Dr. John Quinlan, master educator at the University of Cincinnati College of Medicine, honored with Ted Burns Award
To maintain the idealism and compassion of neurology, humanism must come first even as practices evolve. Established in 2019, the Ted M. Burns Humanism in Neurology Award acknowledges the influence of the most benevolent and innovative neurologists in the field. It’s the only award of its kind in the field of neurology and aims to celebrate those members of the profession whose work embodies humanism in patient care, education, advocacy, and everyday encounters. By recognizing outstanding neurologists, this award seeks to inspire others to improve healthcare delivery and the lives of their colleagues and patients. This year, the American Brain Foundation is proud to honor a neurologist who truly exemplifies all this award represents: Dr. John Quinlan.
Over the past 33 years, Dr. Quinlan has been an exceptional neurologist, scholar, and educational leader within the neuromuscular field and more broadly at the University of Cincinnati College of Medicine and Medical Center. As a professor in the Department of Neurology and Rehabilitation Medicine, director of the Muscular Dystrophy Association Clinic, and director of the EMG Laboratory at the University of Cincinnati College of Medicine, Dr. Quinlan has made massive contributions to education, research, and patient lives.
Dr. Quinlan has served as a principal investigator on MDA grants focusing on cutting-edge research with the mdx mouse, a model for studying Duchenne muscular dystrophy, and a co-investigator on an ALS competitive contract. He has also collaborated with other researchers on cross-disciplinary projects, including muscle physiology research.
“Dr. Quinlan is a role model to his patients and indeed to us all,” says Dr. Brett Kissela, professor and chair of the Department of Neurology Rehabilitation Medicine at the UC College of Medicine.
Dr. Quinlan’s excellence is evidenced by his impact on students and peers. In the past 10 years, he has been presented with teaching awards including the Humanism in Medicine Award from the University of Cincinnati College of Medicine for his excellence in clinical care, compassion, and dedication to service. Perhaps most impressively, he has twice been chosen by students to be the keynote speaker for their white coat ceremony.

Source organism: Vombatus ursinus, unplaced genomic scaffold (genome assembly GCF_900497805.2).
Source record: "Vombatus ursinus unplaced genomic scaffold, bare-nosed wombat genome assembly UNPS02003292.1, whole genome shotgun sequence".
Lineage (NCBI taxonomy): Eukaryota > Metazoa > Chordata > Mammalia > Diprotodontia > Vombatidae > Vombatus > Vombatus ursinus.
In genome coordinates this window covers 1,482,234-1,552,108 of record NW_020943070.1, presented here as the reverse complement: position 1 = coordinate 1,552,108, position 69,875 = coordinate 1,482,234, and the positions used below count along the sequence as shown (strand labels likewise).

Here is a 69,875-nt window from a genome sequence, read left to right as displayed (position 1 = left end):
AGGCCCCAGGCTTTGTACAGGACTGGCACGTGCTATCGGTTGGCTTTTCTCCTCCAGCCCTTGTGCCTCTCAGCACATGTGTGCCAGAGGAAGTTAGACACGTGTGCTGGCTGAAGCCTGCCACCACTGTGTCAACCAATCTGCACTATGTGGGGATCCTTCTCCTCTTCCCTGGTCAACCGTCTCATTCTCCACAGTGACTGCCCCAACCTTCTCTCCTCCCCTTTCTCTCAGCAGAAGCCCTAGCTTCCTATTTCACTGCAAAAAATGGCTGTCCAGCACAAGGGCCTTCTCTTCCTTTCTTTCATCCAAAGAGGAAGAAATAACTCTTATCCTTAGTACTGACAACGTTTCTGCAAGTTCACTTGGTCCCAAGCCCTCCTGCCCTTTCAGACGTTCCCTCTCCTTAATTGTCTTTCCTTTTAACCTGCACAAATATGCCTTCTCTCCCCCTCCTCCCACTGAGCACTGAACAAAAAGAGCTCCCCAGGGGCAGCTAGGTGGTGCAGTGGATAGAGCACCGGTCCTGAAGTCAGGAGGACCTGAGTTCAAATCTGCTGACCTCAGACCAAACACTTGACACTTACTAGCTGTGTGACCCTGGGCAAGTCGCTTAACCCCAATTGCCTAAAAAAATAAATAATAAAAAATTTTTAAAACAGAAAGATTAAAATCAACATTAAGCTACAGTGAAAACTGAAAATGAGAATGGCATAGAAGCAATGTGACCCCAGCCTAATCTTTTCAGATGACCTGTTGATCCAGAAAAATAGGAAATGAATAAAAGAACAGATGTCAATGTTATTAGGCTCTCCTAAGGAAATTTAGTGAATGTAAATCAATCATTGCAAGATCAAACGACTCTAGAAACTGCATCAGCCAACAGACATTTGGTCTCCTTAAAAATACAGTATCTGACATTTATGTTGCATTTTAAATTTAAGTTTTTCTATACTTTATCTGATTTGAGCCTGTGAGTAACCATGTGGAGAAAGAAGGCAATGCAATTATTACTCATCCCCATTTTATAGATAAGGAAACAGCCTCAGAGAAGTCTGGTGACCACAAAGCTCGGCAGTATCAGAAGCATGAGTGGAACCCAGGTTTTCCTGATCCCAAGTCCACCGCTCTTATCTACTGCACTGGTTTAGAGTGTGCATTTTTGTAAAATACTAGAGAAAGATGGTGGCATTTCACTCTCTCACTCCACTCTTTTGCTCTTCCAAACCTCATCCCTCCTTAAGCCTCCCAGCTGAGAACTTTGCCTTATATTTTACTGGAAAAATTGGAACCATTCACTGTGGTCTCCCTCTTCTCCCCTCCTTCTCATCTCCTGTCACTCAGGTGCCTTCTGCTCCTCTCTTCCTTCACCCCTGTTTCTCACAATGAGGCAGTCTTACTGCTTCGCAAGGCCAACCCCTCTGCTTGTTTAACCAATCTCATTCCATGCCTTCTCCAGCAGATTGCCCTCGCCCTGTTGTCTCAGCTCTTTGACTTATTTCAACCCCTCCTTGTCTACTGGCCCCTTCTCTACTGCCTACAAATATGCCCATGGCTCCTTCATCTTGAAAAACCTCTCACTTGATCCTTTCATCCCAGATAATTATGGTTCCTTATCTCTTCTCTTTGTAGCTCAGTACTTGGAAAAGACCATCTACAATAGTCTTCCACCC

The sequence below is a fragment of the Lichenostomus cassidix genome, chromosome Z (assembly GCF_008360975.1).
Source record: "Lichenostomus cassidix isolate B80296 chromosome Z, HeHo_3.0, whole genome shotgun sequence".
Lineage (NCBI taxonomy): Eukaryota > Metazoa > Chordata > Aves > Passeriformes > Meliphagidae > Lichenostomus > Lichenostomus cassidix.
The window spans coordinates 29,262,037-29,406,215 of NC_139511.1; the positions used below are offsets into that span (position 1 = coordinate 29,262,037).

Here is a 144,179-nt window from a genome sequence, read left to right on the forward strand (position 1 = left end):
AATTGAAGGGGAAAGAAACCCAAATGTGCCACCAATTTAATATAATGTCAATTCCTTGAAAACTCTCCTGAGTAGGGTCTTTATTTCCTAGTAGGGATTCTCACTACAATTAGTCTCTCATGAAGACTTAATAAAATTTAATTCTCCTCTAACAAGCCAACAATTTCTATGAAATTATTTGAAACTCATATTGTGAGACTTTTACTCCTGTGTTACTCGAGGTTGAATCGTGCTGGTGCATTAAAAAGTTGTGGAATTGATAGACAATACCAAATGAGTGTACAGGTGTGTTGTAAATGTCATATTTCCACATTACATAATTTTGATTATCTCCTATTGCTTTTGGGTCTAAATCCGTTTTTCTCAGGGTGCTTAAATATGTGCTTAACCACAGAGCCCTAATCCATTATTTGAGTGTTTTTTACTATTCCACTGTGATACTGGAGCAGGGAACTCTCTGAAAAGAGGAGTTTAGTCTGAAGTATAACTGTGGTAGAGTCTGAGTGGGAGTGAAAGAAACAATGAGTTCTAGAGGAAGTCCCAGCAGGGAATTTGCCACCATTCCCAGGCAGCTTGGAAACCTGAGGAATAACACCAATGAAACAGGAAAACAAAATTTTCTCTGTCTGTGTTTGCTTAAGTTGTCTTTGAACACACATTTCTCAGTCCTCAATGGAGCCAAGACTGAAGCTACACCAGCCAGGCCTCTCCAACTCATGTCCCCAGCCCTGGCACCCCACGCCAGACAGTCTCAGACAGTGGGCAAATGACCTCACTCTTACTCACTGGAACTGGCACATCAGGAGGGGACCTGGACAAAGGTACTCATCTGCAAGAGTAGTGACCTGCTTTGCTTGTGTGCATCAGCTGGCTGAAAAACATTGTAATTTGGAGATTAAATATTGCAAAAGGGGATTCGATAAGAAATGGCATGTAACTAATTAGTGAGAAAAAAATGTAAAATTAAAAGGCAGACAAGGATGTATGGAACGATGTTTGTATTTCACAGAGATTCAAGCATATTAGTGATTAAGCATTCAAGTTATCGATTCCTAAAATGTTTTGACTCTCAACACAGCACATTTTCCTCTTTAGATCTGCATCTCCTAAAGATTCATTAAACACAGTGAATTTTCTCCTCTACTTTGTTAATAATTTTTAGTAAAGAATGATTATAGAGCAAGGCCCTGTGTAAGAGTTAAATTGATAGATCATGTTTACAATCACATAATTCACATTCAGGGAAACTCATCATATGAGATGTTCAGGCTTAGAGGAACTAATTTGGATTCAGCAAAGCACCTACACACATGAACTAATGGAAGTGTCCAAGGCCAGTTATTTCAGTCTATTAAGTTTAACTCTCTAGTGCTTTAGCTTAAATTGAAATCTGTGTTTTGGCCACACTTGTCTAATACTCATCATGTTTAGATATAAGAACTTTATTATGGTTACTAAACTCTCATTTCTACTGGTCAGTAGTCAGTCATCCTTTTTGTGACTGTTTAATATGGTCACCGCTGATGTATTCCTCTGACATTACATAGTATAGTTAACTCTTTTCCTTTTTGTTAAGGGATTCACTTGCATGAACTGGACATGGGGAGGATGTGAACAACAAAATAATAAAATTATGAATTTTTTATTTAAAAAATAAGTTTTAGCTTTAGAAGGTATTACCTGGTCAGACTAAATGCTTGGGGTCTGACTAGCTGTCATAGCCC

“His charismatic and self-effacing style has made him a perennial favorite of students. His numerous recognitions point to his exceptional qualities, not only as a teacher, but also as a wonderful human being who inspires students, colleagues, and patients with his knowledge, integrity, down-to-earth style, and self-deprecating humor,” says Dr. Kisella.
Dr. Kissela and the University recognize him as an individual who has accomplished a tremendous amount in all domains of teaching, patient care, and research. And as someone with muscular dystrophy himself, Dr. Quinlan has especially great empathy and understanding of his patients’ situations.
“Teaching and learning with my students, colleagues, and patients; and advocating for those with greater needs than my own have been the most fulfilling aspects of my career,” says Dr. Quinlan on receiving the award. “It is a great honor to receive this award and a privilege to help lighten the load of our patients, their families, and our workmates.”
Listen to a full interview with Dr. Quinlan and Neurology podcast editor Dr. Stacey Clardy here. And don’t forget to register for our webinar, Humanism in Neurology, on July 27, 2021, to celebrate and honor Dr. John Quinlan and his incredible accomplishments.
The American Brain Foundation believes that, one day, we will be able to live life without brain disease—and it all starts with funding research to discover cures. Learn more about the research we fund here.